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Beat The Pressure Campaign

20 Oct 2021

The World Health Organization (WHO) released new Guideline for the Pharmacological Treatment of Hypertension in Adults on August 25, 2021. These new guidelines – the first update in 20 years – outline key recommendations for governments, health system managers, and health care workers to effectively treat hypertension and reduce the risk of cardiovascular disease and preventable death. 

Resolve to Save Lives has partnered with the World Heart Federation, the World Hypertension League, and the NCD Alliance to promote the recently released WHO hypertension treatment guidelines and advocate for the rapid adoption of these guidelines in low- and middle-income countries around the world.   

Check back weekly for new resources on hypertension management and tips on how you can get involved in #BeatThePressure campaign to encourage your government to adopt the new guidelines into your country's national treatment plan. Download our social media kit to share with your networks:

Hypertension affects over 1 billion people worldwide. The global health care savings from effective management of blood pressure alone have been estimated at $100 billion per year, yet investment in hypertension programs remains low, especially where resources and staff are limited. Many deaths from hypertension are preventable, but hypertension care remains underfunded and under prioritized. 

Considering that 1 in 7 people with hypertension do not have their blood pressure controlled, identifying, treating, and controlling hypertension must become public health priorities. 

Even after being diagnosed, there are many barriers that make it difficult to live with and manage hypertension - such as complicated treatment protocols, inability to afford medication, and lack of time to return to the health clinic for followup visits. 

One of the key recommendations of the updated WHO hypertension guideline is patient-centered care. To meet each patient's needs, a differentiated service delivery approach is recommended. Controlling blood pressure should be easy, quick, and affordable for the patient, with blood pressure screening convenient to their home and single pill combination (SPC) medications with multi-month refills.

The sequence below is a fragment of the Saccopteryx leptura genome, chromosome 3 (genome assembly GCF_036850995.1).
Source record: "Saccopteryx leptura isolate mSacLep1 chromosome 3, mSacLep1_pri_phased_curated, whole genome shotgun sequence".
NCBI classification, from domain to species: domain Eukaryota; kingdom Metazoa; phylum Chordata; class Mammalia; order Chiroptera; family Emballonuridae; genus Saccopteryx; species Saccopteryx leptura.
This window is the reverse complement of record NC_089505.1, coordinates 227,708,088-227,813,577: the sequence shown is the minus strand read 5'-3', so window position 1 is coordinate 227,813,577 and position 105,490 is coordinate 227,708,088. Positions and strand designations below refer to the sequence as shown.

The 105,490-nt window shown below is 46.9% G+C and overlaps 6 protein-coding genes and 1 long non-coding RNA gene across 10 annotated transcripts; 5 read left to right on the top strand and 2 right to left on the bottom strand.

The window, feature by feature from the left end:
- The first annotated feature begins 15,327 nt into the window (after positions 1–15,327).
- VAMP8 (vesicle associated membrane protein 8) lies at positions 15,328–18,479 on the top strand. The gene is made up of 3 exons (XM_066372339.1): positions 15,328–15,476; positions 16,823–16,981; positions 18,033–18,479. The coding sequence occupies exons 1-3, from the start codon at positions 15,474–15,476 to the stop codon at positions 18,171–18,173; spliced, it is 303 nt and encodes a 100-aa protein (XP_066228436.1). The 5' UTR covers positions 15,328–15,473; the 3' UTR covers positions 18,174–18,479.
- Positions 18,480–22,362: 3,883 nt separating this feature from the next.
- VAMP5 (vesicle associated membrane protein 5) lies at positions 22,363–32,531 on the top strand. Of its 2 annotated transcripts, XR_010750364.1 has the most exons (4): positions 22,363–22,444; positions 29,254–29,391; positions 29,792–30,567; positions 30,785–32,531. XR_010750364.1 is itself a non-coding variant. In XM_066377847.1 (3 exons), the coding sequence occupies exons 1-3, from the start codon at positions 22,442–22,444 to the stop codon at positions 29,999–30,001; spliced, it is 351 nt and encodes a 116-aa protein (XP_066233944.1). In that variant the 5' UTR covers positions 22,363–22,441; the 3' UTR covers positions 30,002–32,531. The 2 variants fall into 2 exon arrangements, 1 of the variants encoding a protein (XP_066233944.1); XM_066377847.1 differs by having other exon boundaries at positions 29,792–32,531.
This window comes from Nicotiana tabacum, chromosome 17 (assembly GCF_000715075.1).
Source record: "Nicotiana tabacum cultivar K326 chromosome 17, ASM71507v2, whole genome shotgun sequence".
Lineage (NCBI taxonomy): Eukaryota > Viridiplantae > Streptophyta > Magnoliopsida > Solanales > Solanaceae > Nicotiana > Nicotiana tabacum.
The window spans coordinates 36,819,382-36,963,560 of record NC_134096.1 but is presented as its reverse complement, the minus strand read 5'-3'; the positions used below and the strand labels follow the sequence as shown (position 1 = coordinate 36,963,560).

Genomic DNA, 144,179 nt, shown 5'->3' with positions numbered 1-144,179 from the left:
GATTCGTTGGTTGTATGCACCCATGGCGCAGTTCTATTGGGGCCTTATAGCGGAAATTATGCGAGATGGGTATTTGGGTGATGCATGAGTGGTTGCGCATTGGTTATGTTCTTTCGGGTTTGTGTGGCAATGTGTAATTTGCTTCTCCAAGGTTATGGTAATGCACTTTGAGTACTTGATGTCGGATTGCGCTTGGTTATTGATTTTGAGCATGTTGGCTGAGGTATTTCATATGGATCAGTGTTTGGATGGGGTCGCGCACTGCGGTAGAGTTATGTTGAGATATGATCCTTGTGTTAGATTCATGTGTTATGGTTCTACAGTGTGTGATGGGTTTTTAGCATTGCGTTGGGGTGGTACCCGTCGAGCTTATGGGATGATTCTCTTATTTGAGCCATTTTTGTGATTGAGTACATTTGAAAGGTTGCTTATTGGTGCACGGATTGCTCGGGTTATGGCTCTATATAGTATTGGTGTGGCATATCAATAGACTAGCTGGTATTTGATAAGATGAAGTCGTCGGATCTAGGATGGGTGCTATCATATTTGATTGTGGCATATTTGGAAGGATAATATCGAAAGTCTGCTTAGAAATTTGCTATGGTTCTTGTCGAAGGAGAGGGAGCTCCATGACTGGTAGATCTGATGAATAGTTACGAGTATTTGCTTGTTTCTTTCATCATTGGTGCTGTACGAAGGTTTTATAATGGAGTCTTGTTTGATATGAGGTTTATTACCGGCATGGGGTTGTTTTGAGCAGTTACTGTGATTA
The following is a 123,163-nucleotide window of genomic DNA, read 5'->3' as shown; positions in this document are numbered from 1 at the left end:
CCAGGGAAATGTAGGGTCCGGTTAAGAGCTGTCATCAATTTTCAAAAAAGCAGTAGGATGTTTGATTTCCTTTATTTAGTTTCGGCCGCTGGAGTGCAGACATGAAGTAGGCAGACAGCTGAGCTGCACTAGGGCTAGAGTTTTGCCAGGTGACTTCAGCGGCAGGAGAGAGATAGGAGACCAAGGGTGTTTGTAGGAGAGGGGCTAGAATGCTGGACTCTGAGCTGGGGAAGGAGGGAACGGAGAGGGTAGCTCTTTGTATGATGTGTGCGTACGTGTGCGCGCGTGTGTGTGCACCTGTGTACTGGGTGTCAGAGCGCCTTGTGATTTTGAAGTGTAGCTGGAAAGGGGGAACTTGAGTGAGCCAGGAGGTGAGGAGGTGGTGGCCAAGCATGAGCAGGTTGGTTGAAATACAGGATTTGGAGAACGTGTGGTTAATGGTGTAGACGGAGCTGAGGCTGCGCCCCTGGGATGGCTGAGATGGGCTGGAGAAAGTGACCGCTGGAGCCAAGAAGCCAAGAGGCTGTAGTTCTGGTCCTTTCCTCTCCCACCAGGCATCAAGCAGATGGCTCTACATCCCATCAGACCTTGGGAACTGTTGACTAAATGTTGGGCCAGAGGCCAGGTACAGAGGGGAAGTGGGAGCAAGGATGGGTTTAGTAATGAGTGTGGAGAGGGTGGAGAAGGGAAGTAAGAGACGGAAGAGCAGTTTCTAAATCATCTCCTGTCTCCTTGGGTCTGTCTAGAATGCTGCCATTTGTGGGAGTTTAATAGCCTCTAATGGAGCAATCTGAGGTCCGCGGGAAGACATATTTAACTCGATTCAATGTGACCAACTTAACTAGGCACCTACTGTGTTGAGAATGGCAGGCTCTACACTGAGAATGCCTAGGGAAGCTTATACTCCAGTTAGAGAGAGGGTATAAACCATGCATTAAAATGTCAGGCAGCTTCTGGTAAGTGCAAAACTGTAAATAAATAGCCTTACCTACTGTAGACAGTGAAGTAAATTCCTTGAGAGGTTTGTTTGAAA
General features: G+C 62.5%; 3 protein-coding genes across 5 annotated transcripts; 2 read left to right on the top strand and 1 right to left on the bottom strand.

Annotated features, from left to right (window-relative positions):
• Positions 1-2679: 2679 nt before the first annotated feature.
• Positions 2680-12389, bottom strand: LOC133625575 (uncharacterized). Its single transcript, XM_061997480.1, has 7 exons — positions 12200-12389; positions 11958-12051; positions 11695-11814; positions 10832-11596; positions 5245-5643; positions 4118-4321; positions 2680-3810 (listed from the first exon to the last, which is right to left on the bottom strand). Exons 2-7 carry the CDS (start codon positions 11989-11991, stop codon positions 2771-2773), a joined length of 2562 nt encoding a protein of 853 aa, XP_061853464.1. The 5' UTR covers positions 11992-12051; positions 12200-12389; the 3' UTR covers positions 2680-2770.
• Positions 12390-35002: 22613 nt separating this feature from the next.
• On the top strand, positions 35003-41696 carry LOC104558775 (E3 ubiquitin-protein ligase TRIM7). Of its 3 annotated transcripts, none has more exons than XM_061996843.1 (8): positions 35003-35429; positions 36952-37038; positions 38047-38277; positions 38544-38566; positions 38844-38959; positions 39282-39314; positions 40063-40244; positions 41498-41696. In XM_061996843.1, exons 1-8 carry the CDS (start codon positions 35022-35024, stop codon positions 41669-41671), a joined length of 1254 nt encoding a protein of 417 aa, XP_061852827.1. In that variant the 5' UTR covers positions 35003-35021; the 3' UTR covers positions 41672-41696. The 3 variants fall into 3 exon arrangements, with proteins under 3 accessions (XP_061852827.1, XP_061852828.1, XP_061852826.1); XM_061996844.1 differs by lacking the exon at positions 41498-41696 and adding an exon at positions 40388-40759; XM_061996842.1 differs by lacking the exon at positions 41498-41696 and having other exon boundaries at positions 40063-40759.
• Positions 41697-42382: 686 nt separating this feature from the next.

Most barriers to hypertension control are limitations in the health care system, rather than patient behavior. These are often exacerbated by physician shortages. In most countries, prescription of antihypertensive medication is limited to physicians, straining the healthcare workforce, particularly in LMICs (low-and middle-income countries). 

To combat the physician shortage, hypertension care should adopt a team-based approach, as outlined in the WHO’s updated recommendations. Rather than physicians being responsible for all aspects of hypertension control, task-sharing is recommended to delegate some aspects of treatment to other health care providers (such as nurses, pharmacists, and physician assistants).

Shifting to a simple drug- and dose- specific hypertension treatment algorithm improves blood pressure control and can consolidate the market for quality-assured, essential anti-hypertensive medicines and lower costs. 

  • Increase the accessibility of anti-hypertensive SPCs.
  • Ensure the affordability and quality of all Essential Medicines List drugs. 
  • Prescribe multi-month refills of medications for patients with controlled blood pressure.

Hypertension must be treated as an urgent public health priority to effectively control it on a global scale. The following strategies that were highlighted throughout this campaign can help close the gap between the diagnosed and controlled, especially in low- and middle- income countries:

  • Patient-centered approach that makes it easy and convenient for the hypertension patient to control their blood pressure (e.g., convenient health care visits and multi-month medication refills) 
  • Team-based care and task-sharing to mitigate physician shortages and delegate some aspects of treatment to other health care providers (e.g., nurses, pharmacists, and community health workers) 
  • Accessible, quality-assured medications to make anti-hypertensive single pill combinations more affordable and ensure the affordability/quality of all Essential Medicines List anti-hypertensive drugs 
Additional Resources

Fill out the form below and share how you have been involved with promoting the new WHO hypertension guideline in your country, including but not limited to outreach on social media, conferences you attended, or meetings you hosted with government stakeholders:

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